“Thus, it’s important to keep in mind that you should never go vagabonding out of a vague sense of fashion or obligation. Vagabonding is not a social gesture, nor is it a moral high ground. It’s not a seamless twelve-step program of travel correctness or a political statement that demands the reinvention of society. Rather, it’s a personal act that demands only the realignment of self. If this personal realignment is not something you’re willing to confront (or, of course, if world travel isn’t your idea of a good time), you have the perfect right to leave vagabonding to those who feel the calling.”
Rolf Potts, Vagabonding: An Uncommon Guide to the Art of Long-Term World Travel
“To know the universe itself as a road, as many roads, as roads for traveling souls.”
Rolf Potts, Vagabonding: An Uncommon Guide to the Art of Long-Term World Travel
“Sadly, the traffic lights of life will never all be green at the same time. Conditions are never perfect. “Someday” (“someday I’ll do this, someday I’ll do that”) is a disease that will take your dreams to the grave with you. Pro”
Rolf Potts, Vagabonding: An Uncommon Guide to the Art of Long-Term World Travel
“The more we associate experience with cash value, the more we think that money is what we need to live. And the more we associate money with life, the more we convince ourselves that we’re too poor to buy our freedom.”
Rolf Potts, Vagabonding: An Uncommon Guide to the Art of Long-Term World Travel
“Vagabonding is about using the prosperity and possibility of the information age to increase your personal options instead of your personal possessions.”
Rolf Potts, Vagabonding: An Uncommon Guide to the Art of Long-Term World Travel
“antisabbatical”—a job approached “with the sole intention of staying for a limited period of time (often one year)…to raise enough funds to partake in another, more personally meaningful activity.”
Rolf Potts, Vagabonding: An Uncommon Guide to the Art of Long-Term World Travel
“If you have built castles in the air, your work need not be lost; that is where they should be. Now put the foundations under them. —HENRY DAVID THOREAU, WALDEN”
Rolf Potts, Vagabonding: An Uncommon Guide to the Art of Long-Term World Travel
“There’s a story that comes from the tradition of the Desert Fathers, an order of Christian monks who lived in the wastelands of Egypt about seventeen hundred years ago. In the tale, a couple of monks named Theodore and Lucius shared the acute desire to go out and see the world. Since they’d made vows of contemplation, however, this was not something they were allowed to do. So, to satiate their wanderlust, Theodore and Lucius learned to “mock their temptations” by relegating their travels to the future. When the summertime came, they said to each other, “We will leave in the winter.” When the winter came, they said, “We will leave in the summer.” They went on like this for over fifty years, never once leaving the monastery or breaking their vows. Most of us, of course, have never taken such vows—but we choose to live like monks anyway, rooting ourselves to a home or a career and using the future as a kind of phony ritual that justifies the present. In this way, we end up spending (as Thoreau put it) “the best part of one’s life earning money in order to enjoy a questionable liberty during the least valuable part of it.” We’d love to drop all and explore the world outside, we tell ourselves, but the time never seems right. Thus, given an unlimited amount of choices, we make none. Settling into our lives, we get so obsessed with holding on to our domestic certainties that we forget why we desired them in the first place. Vagabonding is about gaining the courage to loosen your grip on the so-called certainties of this world. Vagabonding is about refusing to exile travel to some other, seemingly more appropriate, time of your life. Vagabonding is about taking control of your circumstances instead of passively waiting for them to decide your fate. Thus, the question of how and when to start vagabonding is not really a question at all. Vagabonding starts now. Even if the practical reality of travel is still months or years away, vagabonding begins the moment you stop making excuses, start saving money, and begin to look at maps with the narcotic tingle of possibility. From here, the reality of vagabonding comes into sharper focus as you adjust your worldview and begin to embrace the exhilarating uncertainty that true travel promises. In this way, vagabonding is not a merely a ritual of getting immunizations and packing suitcases. Rather, it’s the ongoing practice of looking and learning, of facing fears and altering habits, of cultivating a new fascination with people and places. This attitude is not something you can pick up at the airport counter with your boarding pass; it’s a process that starts at home. It’s a process by which you first test the waters that will pull you to wonderful new places.”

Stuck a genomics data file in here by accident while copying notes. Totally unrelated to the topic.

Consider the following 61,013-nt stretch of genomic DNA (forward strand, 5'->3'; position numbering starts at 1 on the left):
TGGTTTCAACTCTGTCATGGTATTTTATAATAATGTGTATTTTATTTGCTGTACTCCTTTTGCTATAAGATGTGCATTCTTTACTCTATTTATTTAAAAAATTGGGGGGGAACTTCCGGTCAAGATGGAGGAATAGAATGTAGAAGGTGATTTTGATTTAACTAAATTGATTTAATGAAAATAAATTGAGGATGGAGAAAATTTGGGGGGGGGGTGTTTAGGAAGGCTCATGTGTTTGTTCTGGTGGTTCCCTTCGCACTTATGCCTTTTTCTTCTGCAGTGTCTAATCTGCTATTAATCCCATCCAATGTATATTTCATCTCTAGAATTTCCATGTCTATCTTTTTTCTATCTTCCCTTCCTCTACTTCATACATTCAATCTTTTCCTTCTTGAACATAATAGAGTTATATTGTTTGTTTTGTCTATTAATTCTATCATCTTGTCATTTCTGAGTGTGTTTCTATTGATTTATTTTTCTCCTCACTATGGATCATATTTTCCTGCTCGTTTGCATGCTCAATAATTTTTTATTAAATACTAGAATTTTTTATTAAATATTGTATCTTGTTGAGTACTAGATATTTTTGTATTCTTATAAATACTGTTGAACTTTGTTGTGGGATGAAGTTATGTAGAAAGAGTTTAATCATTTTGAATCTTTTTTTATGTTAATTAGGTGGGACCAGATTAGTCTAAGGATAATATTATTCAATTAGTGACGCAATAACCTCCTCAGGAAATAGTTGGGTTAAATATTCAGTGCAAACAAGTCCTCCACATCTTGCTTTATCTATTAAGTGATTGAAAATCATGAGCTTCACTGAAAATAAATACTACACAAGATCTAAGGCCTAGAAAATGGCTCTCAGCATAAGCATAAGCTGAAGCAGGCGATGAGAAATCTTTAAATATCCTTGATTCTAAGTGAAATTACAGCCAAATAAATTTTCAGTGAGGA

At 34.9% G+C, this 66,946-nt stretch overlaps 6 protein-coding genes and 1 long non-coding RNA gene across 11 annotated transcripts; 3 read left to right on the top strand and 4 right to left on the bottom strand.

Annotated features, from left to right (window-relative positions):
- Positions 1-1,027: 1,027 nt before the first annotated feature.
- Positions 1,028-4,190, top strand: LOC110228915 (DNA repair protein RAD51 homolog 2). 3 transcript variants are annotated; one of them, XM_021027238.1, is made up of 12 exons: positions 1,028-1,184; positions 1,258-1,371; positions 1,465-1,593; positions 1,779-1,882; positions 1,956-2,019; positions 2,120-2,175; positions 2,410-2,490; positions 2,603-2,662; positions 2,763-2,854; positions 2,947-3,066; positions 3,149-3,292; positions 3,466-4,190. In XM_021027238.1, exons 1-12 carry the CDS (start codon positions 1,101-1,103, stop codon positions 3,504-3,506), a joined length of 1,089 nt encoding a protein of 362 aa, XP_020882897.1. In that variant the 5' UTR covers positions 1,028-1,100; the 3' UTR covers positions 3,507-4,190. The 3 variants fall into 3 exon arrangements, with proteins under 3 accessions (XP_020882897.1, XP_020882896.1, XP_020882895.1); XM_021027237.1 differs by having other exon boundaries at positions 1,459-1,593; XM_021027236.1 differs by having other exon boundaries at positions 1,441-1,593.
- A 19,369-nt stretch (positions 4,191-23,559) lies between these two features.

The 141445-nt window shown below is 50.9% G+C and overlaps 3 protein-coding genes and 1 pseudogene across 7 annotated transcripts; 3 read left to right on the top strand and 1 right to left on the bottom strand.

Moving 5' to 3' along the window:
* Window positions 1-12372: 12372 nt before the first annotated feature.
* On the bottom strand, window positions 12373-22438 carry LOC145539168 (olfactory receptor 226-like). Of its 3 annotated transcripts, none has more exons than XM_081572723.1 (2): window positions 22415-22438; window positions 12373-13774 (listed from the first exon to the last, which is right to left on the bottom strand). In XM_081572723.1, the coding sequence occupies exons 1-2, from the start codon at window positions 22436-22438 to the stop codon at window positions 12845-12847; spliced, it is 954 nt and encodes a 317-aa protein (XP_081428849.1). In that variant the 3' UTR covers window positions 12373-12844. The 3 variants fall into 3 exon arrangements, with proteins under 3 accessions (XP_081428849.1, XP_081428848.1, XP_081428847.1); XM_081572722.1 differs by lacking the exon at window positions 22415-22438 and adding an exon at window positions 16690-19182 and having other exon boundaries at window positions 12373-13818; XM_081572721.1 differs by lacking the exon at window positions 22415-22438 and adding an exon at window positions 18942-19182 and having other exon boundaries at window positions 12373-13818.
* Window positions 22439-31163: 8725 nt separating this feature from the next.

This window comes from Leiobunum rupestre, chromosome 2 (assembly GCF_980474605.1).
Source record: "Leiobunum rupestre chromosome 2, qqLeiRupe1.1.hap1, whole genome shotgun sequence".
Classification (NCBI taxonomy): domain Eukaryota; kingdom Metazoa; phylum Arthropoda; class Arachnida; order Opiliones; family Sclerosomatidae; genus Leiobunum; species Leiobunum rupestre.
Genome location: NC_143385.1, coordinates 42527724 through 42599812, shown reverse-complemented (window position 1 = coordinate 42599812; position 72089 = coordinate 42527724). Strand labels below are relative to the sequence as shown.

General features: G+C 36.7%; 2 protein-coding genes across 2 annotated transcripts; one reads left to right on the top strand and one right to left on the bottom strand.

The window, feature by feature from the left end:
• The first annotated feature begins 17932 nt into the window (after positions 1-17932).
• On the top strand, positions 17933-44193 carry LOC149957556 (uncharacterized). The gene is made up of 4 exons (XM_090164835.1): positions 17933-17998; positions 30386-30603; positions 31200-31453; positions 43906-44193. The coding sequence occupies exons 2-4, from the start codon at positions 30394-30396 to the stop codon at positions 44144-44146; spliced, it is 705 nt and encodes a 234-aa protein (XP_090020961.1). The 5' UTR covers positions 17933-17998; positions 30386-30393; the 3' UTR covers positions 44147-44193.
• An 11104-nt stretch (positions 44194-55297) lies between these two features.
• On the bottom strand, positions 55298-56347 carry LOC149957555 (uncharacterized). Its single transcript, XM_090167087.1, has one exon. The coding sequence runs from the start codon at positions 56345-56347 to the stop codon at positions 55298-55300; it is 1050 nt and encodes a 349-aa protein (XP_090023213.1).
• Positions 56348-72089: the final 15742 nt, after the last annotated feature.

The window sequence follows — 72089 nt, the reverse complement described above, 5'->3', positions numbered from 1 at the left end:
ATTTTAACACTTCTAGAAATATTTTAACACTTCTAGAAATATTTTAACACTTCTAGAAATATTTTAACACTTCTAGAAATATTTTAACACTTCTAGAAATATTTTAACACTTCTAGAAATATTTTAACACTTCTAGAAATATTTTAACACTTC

Rolf Potts, Vagabonding: An Uncommon Guide to the Art of Long-Term World Travel
“This book views long-term travel not as an escape but as an adventure and a passion—a way of overcoming your fears and living life to the fullest. In reading it, you will find out how to gain an impressive wealth (of travel time) through simplicity. You will find out how to discover and deal with new experiences and adventures on the road. And, as much as anything, you will find out how to travel the world on your own terms, by overcoming the myths and pretentions that threaten to cheapen your experience.”
Rolf Potts, Vagabonding: An Uncommon Guide to the Art of Long-Term World Travel
“Unfortunately, life on the traveler circuit is not an unbroken succession of magical moments and mountaintop experiences—and some sights and activities can get redundant after a while. Moreover, the standard attractions of travel (from the temples of Luxor to the party beaches of the Caribbean) can become so crowded and jaded by their own popularity that it’s difficult to truly experience them. Indeed, one of the big clichés of modern travel is the fear of letdown at a place you’ve always dreamed of visiting.”
Rolf Potts, Vagabonding: An Uncommon Guide to the Art of Long-Term World Travel
“finding a singular travel experience doesn’t require heroism so much as a simple change of mind-set. The reason so many travelers become frustrated while visiting world-famous destinations is that they are still playing by the rules of home, which “reward” you for following set routines and protocols.”
Rolf Potts, Vagabonding: An Uncommon Guide to the Art of Long-Term World Travel
“My greatest skill has been to want little. —HENRY DAVID THOREAU, WALDEN A”
Rolf Potts, Vagabonding: An Uncommon Guide to the Art of Long-Term World Travel
“the Buddha whimsically pointed out that seeking happiness in one’s material desires is as absurd as “suffering because a banana tree will not bear mangoes.”
Rolf Potts, Vagabonding: An Uncommon Guide to the Art of Long-Term World Travel

« previous 1 3